In its function as an independent steering body, the GCOS Switzerland Steering Committee is, i.a., responsible for:
- Monitoring and guiding the implementation of the GCOS Switzerland strategy (see also: GCOS Switzerland Strategy 2017-2026)
- Selecting projects that contribute to the GCOS Implementation Plan to be supported by MeteoSwiss in the framework of GCOS Switzerland (see also: Call for Proposal).
- Seeking and promoting synergies with other national and international activities.
The Steering Committee currently consists of six members covering a wide range of expertise related to climate sciences:
- Prof. Dr. Thomas Stocker (Chair; University of Berne)
- Prof. Dr. Martine Rebetez (Vice Chair, WSL)
- Dr. Karin Ammon (ProClim)
- Prof. em. Dr. Wilfried Haeberli (University of Zurich)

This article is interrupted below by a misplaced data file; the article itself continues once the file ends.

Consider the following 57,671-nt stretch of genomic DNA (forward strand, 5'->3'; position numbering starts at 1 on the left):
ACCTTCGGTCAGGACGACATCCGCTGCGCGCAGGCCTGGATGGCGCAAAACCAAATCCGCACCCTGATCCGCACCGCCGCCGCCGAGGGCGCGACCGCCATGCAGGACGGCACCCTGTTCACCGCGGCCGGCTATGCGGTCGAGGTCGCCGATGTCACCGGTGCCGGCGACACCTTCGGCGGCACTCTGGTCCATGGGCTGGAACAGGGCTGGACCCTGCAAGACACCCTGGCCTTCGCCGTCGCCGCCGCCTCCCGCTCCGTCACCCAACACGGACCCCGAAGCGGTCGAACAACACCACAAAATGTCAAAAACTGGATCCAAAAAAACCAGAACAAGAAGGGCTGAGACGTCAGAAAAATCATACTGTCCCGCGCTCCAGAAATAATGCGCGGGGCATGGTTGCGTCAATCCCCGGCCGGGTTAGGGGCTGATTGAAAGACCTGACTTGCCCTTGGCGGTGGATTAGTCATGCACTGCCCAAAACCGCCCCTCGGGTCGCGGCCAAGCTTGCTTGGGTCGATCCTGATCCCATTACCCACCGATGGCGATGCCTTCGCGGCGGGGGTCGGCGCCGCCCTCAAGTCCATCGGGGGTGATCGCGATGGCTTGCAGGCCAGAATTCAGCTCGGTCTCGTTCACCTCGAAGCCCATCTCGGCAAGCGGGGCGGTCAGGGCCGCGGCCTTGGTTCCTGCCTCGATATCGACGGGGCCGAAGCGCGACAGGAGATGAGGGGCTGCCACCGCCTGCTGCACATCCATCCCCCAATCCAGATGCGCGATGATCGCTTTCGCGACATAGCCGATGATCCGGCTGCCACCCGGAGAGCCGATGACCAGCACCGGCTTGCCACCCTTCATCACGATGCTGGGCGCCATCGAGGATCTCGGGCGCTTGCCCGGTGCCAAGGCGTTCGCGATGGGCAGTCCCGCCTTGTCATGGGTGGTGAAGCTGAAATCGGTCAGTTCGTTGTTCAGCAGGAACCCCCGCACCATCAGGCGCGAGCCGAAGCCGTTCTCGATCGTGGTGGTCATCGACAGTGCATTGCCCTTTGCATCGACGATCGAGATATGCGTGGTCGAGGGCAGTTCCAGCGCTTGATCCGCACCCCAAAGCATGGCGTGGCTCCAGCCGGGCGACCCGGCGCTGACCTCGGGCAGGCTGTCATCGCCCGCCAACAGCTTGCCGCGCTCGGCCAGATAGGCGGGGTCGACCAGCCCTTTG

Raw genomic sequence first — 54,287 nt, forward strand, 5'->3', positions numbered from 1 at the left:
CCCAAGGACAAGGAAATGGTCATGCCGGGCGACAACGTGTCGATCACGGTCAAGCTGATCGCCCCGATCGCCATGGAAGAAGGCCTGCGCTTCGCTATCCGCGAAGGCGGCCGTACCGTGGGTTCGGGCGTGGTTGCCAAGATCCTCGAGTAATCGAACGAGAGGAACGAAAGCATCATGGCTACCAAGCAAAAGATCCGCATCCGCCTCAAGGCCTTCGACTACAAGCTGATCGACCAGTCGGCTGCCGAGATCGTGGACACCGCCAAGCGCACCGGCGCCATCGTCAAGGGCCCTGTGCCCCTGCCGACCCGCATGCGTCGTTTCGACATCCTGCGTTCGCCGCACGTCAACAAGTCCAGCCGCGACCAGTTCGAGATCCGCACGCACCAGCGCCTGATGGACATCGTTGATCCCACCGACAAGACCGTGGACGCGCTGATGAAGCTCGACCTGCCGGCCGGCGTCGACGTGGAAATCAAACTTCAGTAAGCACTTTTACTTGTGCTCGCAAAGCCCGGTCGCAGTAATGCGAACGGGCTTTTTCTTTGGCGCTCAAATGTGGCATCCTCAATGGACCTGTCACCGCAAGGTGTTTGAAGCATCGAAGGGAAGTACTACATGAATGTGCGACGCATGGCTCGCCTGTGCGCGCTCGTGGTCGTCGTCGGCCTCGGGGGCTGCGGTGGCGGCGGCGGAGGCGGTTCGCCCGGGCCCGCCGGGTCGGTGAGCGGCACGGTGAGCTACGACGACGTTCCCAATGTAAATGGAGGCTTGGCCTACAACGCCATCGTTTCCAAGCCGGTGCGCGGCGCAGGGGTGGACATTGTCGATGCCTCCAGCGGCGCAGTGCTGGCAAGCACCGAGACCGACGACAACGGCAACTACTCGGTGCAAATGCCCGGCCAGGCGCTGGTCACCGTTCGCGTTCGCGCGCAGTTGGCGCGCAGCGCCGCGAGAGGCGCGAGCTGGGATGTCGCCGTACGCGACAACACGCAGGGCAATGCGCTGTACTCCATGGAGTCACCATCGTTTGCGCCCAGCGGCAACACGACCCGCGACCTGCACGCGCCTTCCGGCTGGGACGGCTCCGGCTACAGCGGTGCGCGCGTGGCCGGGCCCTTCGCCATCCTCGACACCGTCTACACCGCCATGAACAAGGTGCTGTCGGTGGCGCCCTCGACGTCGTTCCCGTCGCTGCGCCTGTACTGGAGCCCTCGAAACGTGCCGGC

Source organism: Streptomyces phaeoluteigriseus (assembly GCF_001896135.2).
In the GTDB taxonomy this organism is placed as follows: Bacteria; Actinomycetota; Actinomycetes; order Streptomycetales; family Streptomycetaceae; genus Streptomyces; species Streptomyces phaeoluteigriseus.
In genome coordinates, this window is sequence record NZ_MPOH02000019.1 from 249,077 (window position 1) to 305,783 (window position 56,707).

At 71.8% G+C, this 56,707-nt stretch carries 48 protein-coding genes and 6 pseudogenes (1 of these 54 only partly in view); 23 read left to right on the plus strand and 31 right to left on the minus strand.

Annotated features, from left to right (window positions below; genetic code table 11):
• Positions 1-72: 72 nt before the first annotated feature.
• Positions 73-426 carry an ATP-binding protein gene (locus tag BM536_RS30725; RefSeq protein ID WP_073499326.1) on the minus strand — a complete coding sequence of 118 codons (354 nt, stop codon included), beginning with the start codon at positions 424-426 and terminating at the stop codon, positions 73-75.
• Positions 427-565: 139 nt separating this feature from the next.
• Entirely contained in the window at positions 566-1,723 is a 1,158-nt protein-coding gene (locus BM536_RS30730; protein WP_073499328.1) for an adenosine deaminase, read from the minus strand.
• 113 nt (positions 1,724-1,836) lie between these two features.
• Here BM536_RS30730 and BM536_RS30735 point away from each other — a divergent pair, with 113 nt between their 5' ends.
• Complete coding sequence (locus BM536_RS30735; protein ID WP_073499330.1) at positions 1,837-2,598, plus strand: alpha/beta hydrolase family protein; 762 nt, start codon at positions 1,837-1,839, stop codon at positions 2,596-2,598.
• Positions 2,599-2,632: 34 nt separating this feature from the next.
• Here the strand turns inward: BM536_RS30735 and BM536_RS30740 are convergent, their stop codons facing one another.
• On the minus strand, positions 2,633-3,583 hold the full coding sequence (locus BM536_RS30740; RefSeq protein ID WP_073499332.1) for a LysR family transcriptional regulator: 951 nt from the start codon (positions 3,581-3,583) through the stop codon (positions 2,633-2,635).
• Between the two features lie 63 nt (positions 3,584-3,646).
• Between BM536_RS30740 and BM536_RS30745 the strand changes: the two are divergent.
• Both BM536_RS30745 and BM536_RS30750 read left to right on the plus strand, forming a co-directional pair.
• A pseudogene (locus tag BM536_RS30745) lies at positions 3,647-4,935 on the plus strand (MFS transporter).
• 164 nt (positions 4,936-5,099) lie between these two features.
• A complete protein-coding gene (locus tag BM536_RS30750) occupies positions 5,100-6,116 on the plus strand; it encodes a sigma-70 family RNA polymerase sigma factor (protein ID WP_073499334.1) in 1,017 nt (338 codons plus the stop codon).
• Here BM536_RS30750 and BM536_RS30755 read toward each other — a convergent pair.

- Prof. Dr. Christoph Schär (ETH Zurich)
- Dr. Reto Stöckli (MeteoSwiss)
In 1992, the United Nations Framework Convention on Climate Change (UNFCCC) acknowledged the need for climate monitoring and explicitly requested all its parties to cooperate in systematic climate observation.
In the same year, the Global Climate Observing System (GCOS) was established as a joint initiative of the:
World Meteorological Organization (WMO)
Intergovernmental Oceanographic Commission (IOC) of UNESCO
United Nations Environment Programme (UN Environment)
International Council of Science (ISC)
For the purpose of defining common global requirements and standards for a systematic climate observing system, the UNFCCC requests GCOS to regularly revise its Implementation Plan (IP). The IP, first published in 2004, was last updated in 2016 (IP-16).